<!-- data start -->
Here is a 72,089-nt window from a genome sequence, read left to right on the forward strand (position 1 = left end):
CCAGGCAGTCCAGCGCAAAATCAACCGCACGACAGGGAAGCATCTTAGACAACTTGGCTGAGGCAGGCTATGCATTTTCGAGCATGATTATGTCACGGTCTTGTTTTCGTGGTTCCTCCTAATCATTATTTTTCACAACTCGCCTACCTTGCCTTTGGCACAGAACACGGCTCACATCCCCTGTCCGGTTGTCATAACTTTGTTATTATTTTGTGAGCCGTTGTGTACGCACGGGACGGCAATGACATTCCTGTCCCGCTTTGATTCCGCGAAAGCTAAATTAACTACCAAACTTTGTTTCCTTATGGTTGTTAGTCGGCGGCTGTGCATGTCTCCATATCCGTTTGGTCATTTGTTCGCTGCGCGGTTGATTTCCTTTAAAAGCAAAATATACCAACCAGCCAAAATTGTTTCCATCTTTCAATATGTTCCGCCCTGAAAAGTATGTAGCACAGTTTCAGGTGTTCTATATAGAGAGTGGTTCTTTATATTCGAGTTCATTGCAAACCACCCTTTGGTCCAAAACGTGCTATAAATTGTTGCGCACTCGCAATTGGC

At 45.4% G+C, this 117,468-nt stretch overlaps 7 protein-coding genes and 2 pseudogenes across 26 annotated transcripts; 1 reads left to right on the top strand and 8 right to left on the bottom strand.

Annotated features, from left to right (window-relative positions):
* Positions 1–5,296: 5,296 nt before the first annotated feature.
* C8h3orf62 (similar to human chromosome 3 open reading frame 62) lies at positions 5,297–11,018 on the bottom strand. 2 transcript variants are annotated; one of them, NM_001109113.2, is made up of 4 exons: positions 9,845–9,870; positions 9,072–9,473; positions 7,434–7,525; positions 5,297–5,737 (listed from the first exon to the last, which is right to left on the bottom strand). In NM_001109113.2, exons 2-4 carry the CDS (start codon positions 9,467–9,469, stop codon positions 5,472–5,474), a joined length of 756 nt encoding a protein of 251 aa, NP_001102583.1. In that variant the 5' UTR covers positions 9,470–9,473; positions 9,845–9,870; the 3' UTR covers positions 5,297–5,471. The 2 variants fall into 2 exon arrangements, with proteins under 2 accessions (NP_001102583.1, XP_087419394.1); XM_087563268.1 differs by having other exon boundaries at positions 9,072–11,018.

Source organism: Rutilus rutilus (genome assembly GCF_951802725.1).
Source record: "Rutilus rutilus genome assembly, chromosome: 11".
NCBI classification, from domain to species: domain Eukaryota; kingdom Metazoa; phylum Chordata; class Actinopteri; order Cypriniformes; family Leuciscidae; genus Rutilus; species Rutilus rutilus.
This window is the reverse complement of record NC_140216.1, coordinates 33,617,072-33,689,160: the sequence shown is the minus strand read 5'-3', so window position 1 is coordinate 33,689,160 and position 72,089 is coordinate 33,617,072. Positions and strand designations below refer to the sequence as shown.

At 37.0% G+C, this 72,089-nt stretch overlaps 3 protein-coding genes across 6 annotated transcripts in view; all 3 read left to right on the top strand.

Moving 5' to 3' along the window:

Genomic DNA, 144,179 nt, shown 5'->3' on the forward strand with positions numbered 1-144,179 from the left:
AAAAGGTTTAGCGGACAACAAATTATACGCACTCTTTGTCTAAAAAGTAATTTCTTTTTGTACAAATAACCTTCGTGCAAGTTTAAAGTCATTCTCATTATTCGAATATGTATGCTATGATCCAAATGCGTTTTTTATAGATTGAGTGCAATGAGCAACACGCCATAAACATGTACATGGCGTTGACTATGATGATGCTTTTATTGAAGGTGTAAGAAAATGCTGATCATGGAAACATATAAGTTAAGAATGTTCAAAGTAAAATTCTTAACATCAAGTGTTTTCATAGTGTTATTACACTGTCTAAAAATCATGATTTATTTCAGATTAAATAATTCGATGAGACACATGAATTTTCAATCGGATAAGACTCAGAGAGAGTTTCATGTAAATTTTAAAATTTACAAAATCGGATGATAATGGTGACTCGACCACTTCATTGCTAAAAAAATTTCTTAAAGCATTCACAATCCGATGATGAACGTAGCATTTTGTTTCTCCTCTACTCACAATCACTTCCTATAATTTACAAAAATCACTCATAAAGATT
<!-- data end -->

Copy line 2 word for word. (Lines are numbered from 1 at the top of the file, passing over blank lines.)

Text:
CCAGGCAGTCCAGCGCAAAATCAACCGCACGACAGGGAAGCATCTTAGACAACTTGGCTGAGGCAGGCTATGCATTTTCGAGCATGATTATGTCACGGTCTTGTTTTCGTGGTTCCTCCTAATCATTATTTTTCACAACTCGCCTACCTTGCCTTTGGCACAGAACACGGCTCACATCCCCTGTCCGGTTGTCATAACTTTGTTATTATTTTGTGAGCCGTTGTGTACGCACGGGACGGCAATGACATTCCTGTCCCGCTTTGATTCCGCGAAAGCTAAATTAACTACCAAACTTTGTTTCCTTATGGTTGTTAGTCGGCGGCTGTGCATGTCTCCATATCCGTTTGGTCATTTGTTCGCTGCGCGGTTGATTTCCTTTAAAAGCAAAATATACCAACCAGCCAAAATTGTTTCCATCTTTCAATATGTTCCGCCCTGAAAAGTATGTAGCACAGTTTCAGGTGTTCTATATAGAGAGTGGTTCTTTATATTCGAGTTCATTGCAAACCACCCTTTGGTCCAAAACGTGCTATAAATTGTTGCGCACTCGCAATTGGC